In the hours since DMX’s death was announced, countless fans have taken to social media to honor the rapper’s life and career. One such fan was Sheila Matthews, who shared a heartfelt story about meeting DMX and the lesson she learned during their brief encounter.

Matthews, who owns and operates The Black Regina George website, said she had met the legendary artist back in 2017 in a hotel hallway. She said she had heard DMX’s voice while she was inside her room and immediately went outside to meet him. 

“It was all divine intervention,” she tweeted. “… We spoke for 15 mins.”

Although she kept details of their conversation to a minimum, Matthews said they had discussed her late dad, who died after years of addiction. She said DMX approached the topic with sympathy and encouraged her to forgive her “father for what he couldn’t control.” Matthews admitted she didn’t recognize the significance of the moment until much later.

‘He said ‘forgive him.’ I needed to hear that. Of all people, it came from someone I grew up listening to bc of my dad,” she continued. “Sometimes in the moment you don’t understand the significance of a moment until it’s passed. To this day, I credit X for helping me learn forgiveness. I am praying that he gives himself grace — in this lifetime and beyond. His words and impact have left a deep legacy.”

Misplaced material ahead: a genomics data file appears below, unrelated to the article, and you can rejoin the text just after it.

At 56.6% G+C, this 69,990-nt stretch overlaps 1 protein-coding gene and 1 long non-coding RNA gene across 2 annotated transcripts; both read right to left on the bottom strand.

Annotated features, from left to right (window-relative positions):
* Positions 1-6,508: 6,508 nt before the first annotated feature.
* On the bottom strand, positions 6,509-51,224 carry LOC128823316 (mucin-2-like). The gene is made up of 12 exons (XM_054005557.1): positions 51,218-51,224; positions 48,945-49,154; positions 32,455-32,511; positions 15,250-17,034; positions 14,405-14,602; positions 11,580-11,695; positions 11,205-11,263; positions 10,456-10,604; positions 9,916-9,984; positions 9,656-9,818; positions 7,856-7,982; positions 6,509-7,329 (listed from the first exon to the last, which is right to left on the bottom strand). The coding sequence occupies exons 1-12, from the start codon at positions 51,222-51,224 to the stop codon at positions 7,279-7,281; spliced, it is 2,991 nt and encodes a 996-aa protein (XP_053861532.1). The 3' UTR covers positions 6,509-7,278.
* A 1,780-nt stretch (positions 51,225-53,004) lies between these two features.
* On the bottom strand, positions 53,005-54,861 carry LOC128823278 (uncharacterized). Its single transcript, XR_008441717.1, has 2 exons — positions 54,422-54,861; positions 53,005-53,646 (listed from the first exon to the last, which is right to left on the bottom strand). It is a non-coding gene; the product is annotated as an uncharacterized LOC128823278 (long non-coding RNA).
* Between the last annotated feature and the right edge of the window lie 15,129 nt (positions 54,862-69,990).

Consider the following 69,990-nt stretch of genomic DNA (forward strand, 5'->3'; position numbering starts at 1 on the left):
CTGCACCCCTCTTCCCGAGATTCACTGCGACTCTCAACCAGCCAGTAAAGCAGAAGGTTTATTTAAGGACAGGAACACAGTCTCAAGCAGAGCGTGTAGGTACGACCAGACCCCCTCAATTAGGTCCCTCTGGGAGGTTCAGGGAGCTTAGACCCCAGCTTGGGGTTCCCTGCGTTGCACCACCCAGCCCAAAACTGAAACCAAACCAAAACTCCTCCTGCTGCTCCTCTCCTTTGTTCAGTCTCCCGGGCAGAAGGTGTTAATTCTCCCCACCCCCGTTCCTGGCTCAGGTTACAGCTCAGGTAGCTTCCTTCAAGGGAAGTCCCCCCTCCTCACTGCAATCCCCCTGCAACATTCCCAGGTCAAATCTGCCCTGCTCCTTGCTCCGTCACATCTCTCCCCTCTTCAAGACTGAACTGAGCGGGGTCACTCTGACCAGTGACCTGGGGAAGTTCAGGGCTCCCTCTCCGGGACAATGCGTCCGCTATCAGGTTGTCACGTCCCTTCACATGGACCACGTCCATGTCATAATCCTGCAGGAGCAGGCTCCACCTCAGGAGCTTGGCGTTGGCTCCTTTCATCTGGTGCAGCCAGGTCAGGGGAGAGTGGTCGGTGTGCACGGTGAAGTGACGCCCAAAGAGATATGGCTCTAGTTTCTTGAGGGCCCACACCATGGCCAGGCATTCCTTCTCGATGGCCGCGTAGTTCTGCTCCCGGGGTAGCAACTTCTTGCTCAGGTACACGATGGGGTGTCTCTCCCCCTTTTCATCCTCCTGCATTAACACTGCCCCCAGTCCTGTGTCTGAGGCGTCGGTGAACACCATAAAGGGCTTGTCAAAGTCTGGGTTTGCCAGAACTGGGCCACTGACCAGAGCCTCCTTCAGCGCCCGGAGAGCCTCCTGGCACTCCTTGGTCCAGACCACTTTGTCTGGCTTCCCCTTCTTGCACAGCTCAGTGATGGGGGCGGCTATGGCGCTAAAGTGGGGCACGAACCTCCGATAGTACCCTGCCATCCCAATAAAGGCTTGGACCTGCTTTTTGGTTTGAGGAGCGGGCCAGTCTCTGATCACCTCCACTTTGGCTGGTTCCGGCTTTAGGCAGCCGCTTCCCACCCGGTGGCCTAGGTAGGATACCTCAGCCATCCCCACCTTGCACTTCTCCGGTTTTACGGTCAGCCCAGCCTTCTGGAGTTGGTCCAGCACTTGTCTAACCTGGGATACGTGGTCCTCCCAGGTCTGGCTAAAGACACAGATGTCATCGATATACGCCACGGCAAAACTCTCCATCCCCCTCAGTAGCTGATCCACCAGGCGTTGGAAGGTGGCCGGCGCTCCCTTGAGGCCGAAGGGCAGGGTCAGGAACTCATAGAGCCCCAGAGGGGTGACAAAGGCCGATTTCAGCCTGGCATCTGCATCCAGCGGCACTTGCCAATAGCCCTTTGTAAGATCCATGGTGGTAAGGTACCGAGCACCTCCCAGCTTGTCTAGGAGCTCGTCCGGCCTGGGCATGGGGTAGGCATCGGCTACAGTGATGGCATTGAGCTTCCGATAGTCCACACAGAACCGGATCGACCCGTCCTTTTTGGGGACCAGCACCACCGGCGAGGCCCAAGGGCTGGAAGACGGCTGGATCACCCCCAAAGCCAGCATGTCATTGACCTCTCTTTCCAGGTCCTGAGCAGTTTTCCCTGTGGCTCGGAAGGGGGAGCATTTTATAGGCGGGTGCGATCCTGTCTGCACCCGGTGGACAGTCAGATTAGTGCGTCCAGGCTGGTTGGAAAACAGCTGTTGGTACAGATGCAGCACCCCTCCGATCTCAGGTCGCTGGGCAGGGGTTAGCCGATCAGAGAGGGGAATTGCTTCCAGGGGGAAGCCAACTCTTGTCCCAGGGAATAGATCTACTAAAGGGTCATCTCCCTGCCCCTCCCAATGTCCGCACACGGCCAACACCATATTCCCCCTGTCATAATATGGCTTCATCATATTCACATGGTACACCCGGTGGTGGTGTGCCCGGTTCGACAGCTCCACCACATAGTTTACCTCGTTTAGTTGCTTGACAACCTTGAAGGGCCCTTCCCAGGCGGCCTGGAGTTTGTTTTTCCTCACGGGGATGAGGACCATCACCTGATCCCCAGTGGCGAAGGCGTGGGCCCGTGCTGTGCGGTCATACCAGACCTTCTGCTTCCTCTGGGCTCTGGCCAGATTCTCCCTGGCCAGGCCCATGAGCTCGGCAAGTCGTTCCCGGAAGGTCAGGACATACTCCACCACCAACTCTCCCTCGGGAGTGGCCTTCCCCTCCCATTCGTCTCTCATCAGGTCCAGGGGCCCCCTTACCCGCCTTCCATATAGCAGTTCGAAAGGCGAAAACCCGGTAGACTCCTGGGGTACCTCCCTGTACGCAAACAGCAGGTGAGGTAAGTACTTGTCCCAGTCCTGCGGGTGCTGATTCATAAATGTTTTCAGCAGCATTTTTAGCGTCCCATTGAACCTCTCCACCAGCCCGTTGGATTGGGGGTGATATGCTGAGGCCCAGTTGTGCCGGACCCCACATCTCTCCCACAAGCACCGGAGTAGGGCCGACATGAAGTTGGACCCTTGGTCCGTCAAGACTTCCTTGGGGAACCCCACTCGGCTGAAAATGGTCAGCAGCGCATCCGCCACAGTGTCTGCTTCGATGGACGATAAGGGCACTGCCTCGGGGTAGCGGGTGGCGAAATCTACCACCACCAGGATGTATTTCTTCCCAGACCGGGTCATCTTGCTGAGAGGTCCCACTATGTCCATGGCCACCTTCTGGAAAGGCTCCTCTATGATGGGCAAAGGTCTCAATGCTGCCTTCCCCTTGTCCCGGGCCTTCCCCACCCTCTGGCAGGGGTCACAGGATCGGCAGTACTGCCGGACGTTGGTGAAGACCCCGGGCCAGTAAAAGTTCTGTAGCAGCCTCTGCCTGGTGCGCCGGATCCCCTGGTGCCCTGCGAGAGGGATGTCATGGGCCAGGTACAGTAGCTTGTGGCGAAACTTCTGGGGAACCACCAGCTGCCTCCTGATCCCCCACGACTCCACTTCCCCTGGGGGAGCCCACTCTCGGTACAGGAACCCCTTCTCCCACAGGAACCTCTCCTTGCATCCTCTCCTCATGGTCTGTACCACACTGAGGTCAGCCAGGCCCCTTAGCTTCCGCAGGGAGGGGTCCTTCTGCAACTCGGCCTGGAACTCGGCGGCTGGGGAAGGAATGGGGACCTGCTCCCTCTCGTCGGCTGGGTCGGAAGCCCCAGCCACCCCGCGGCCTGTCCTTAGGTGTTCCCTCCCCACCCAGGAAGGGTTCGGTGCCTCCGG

DMX’s family announced his death on Friday morning, exactly one week after he was hospitalized for a heart attack. His attorney Murray Richman told the Associated Press the rapper was placed on life support shortly after he was admitted; however, he did not confirm reports that a drug overdose caused the heart attack.

The 50-year-old entertainer had been fairly open about his years-long battle with substance abuse, which he addressed in interviews as well as his songs. He opened up about his crack addiction during a 2020 appearance on People’s Party With Talib Kweli, and how he turned to drugs as a way to cope.

“I learned that I had to deal with the things that hurt me,” he shared. “I didn’t really have anybody to talk to… in the hood, nobody wants to hear that…” he said. “Talking about your problems is viewed as a sign of weakness when actually it’s one of the bravest things you can do. One of the bravest things you can do is put it on the table, chop it up, and just let it out.”

DMX said he first consumed crack at age 14, when his mentor gave him a blunt without telling him it was laced with crack.

“He passed the blunt around and … I hit the blunt,” he said. “I never felt like this before it fucked me up. I later found out that he laced the blunt with crack … Why would you do that to a child? He was like 30 and he knew I looked up to him. Why would you do that to someone who looks up to you?”

Matthews went on to acknowledge DMX’s hard-fought battle against addiction, which hit close to home for many of his fans.

“He was the voice of a marginalized & often villainized community. We were rooting for him. Just as many families tirelessly root for their loved ones,” she wrote. “… God used him & his words as a vessel in this lifetime — words that will outlive his earthly existence. Prayers & light to his children and family. May he rest in the power that many of us found in his words & art.”

You can read Matthews’ tweets below.